DBC Lepke: A Dread Outta Control

Lloyd Bradley remembers the late founder of London’s Dread Broadcast Corporation

Courtesy of DBC Archive

DBC… It’s a sign-sign-sign… Dread Broadcast Corporation… Tune in if yuh rankin’…

When those jingles started blasting out across London pretty much every weekend during the early 1980s, it was always so much more than just a way for the capital to access some fabulous music. When Lepke, AKA Leroy George Anderson, set up the Dread Broadcast Corporation in 1981, with a undersized AM mast in his back garden, he was effectively laying down a cultural marker, the ripples from which were absolutely critical in shaping mainstream British music in the 21st century. So when Leroy passed away in late March of this year, the world didn’t simply lose some bloke who once ran a pirate radio station, albeit a somewhat iconic pirate radio station – we lost a giant of contemporary domestic culture. The equation really is as straightforward as that: no DBC – no dancehall-based black pirates; no dancehall-based black pirates – no unfettered development and distribution of jungle, grime and dubstep; no jungle, grime and dubstep – no Radio 1Xtra; no Radio 1Xtra – no self-defining black music as an accessible part of mainstream UK culture.

In his single-minded approach to DBC, Lepke reinvented the notion of pirate radio in the UK and established a template for black British radio.

Of course, the Leroy that I and the others on the embryonic DBC knew would have been far too modest to assume any credit in this respect, or to have claimed it was part of a master plan. For him it was all about the station – quite literally. In his single-minded approach to DBC, he reinvented the notion of pirate radio in the UK and established a template for black British radio. His proposal was devastatingly simple: run the station like a soundsystem, treat the shows with the same kind of intensity as a blues dance and approach listeners as if they were a dancehall crowd who demand to be entertained. Effects, echoes, dubbing, toasting, jingles… bring it! And although he was always very keen for DBC to get a licence, it would be on our terms rather than the Department of Trade and Industry’s, plus he was shrewd enough to emphasise to us the advantages of being illegal: we could, pretty much, do whatever we liked. In the black music world of pirate radio, where pretending to be Robbie Vincent was more or less regulation, DBC’s “Dread Outta Control” approach spread across the station and was as liberating for all of us as listeners would tell us it was for them. It was in this way that Leroy instinctively laid down the template taken up by the likes of Kool FM, Rinse, Déjà Vu and, more recently, community operations such as Reprazent, all of whom have given props to DBC.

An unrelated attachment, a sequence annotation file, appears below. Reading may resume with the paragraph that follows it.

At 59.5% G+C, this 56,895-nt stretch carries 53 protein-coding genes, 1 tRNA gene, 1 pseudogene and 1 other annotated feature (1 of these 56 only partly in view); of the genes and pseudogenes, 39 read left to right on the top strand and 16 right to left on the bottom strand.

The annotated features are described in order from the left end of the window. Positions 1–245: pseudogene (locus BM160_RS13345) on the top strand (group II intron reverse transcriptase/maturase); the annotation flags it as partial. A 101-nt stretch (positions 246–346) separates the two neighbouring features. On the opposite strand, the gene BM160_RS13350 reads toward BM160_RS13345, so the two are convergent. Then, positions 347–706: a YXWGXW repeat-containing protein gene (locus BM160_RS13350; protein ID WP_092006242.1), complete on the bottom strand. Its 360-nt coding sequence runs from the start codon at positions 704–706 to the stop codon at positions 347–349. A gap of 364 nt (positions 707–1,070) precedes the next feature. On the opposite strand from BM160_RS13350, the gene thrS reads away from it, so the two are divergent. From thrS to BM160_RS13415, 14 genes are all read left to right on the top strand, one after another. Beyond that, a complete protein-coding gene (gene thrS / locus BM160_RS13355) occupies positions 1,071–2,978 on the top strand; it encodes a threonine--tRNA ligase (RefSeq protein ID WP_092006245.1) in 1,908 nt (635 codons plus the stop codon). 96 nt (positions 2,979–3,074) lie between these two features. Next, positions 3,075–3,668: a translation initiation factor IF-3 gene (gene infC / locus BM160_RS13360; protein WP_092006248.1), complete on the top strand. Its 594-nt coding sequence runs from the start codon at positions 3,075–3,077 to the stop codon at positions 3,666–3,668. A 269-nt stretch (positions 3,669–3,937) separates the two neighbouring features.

Leroy had an unshakeable confidence in what he was doing, too, which was the key to DBC’s appealing self-definition. He encouraged his selectors to think of the public at large, or at least those we could reach across most of London when we went FM, as being far more robust than the mainstream ever imagined. Give them black music in an unfiltered, this-is-how-we-kick-it type of way, and it won’t put off an across-the-board urban listenership. He was right, and it didn’t – 30 years later, it’s not unusual to come across very respectable-looking, retirement-age white men and women that will enthusiastically tell you who their DBC favourites were.